PDA

View Full Version : North Florida Trails



flagator
08-17-2006, 18:14
Hey all,
I'm new to the forums. I have some experience camping and hiking, but not all that much. Im in teriffic shape physically, with all the sports that I play. But i am going to realistic with myself that i may not be quite ready for the AT because of my inexperience. EVen though i would probably we fine. But besides all that, im trying to get my girlfriend to eventually go on either a thru-hike, or atleast a month long hike with me, and she has agreed to go, but has absolutely no clue how to prepare and im not exactly wise on the subject. Any one have any suggestions on trails we could do a nice weekend trip or 3-4 days on. I've looked into the florida trail, but for one they are sold out of maps for the section closest to me, they wont get more until November they say. ANd secondly I read on their site, that they are redoing certain segments, in my section and that you must be a florida trail member to use some of them at all. I just need some suggestions on where to go in my area to get the practice necessary to one day make it to the AT trail.

Amigi'sLastStand
08-17-2006, 18:17
The Ocala N and S sections of the FNST in the Ocala National Forest. YOu really dont need a map for those areas, easy resupply, and your never too far from civilization for safety's sake until you gain more knowledge. The N section is pretty dry even in the rainy season. The S section can flood out even after 3 days of rain. But right now, both sections are clear according the ONF ranger station.

flagator
08-17-2006, 18:26
Thanks for the reply. The florida trail site seems to have a lot of information, but I'm still having a hard time figuring out things from it. I read that you have to be a member to use a lot of the trails, and i don't want to run into that. So the trails your reffering to will not require membership?

Amigi'sLastStand
08-17-2006, 18:32
Another trail I just thought of, though have never hiked, is the Osceola State Park Trail. It's off 441 in Lake City up near Jax. It runs along the Suwannee on the NW section and then SE toward a really beautifull pond. The pond is road accessable ( but if not, it's 4-8 miles to a trailhead on a road, 90? ) and would be a nice spot to get picked up at after a 3 day easy hike. There is NO resupply points I'm aware of, but 3 days is no problem, and water is abundant as long as you have a filter.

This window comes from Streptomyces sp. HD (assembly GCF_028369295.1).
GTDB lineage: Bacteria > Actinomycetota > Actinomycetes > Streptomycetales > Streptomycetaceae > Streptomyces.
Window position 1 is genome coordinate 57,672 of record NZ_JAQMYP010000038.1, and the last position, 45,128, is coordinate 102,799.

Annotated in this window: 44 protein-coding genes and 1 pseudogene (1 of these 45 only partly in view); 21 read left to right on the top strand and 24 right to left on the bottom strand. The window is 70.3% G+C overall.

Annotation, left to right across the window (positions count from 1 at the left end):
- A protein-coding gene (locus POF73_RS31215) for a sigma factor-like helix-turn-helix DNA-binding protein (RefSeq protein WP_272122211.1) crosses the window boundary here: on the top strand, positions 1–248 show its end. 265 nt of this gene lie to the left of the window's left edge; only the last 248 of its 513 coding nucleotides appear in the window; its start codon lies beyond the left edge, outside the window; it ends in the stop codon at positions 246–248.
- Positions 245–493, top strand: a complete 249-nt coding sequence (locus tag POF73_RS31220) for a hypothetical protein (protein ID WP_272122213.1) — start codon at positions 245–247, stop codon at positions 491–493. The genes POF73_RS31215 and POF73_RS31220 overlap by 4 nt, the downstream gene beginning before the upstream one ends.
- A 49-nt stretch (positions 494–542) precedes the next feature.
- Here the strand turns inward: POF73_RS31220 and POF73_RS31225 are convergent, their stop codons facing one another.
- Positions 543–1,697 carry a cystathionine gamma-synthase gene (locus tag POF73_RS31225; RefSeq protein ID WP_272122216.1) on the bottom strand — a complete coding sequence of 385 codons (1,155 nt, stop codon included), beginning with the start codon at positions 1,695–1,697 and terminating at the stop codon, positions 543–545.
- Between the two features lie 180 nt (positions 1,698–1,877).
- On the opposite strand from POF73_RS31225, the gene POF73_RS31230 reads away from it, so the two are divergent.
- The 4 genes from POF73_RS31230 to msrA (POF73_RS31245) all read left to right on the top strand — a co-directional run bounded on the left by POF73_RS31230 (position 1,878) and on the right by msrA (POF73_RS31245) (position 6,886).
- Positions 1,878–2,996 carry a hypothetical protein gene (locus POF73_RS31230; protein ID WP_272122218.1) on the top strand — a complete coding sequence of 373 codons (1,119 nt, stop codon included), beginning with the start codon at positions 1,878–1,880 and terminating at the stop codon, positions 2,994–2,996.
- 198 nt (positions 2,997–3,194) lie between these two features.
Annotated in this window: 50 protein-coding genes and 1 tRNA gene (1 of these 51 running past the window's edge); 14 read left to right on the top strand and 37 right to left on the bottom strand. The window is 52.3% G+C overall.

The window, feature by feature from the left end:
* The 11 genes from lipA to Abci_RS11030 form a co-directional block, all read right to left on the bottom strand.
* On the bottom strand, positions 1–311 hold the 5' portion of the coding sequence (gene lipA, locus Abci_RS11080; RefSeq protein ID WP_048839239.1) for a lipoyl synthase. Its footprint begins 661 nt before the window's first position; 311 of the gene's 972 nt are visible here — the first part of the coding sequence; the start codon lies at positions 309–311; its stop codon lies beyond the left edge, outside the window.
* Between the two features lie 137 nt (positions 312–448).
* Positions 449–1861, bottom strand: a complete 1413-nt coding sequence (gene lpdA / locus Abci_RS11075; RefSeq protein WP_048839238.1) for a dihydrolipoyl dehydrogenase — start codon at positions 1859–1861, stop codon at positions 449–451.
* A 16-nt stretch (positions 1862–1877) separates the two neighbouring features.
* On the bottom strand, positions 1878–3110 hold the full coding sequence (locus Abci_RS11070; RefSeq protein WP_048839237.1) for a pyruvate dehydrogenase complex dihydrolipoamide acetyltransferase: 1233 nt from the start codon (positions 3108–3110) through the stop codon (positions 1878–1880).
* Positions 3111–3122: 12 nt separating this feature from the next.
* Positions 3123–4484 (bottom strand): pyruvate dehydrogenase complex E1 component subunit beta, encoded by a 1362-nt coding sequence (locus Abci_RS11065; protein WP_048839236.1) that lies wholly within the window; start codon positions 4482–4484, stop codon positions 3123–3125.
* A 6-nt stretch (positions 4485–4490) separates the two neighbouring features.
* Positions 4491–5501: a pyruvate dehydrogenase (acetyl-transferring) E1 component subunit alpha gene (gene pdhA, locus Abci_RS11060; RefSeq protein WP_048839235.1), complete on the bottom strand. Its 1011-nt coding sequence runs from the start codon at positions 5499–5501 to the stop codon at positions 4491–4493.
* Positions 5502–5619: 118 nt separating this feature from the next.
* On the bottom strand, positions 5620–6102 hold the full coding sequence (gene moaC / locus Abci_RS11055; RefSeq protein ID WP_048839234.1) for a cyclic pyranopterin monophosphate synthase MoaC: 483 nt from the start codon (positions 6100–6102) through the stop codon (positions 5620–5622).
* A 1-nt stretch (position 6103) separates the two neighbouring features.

Piece of advice, on WB ppl will debate Aqua Mira, Iodine, filtering, or freeballing, but in our wonderful state, a filter is not an option.

hikerjohnd
08-17-2006, 18:36
OK - I see you are in Jax (I was born and raised there - so I know a little bit about it...) Make a trip to Black Creek Outfitters (out by Town Center Mall) to get trip ideas in your area. Next - UNF has some nature trails - last time I was out there the longest was 1.5 miles, but it was a nice hike and will give you a place to get your girlfriend into the "outdoors" state of mind without venturing into the backcountry. For a nice weekend hike try O'leno - over by Lake City. A good overnighter is the Florida Trail from Rodman Resevoir south to the campground (the name escapes me, but the trail goes right through the campground - nice place to eat or even camp if your girfriend still needs creature comforts like bathrooms) and the resevoir is just south of Palatka (US 17 south to US 19 south). And finally, there is a nice overnighter just south of St. Augustine - the name escapes me at the moment - but it is a power company preserve and located east of US 1 just south of St. Augustine - the folks at Black Creek can give you directions.

Happy Hiking!! :welcome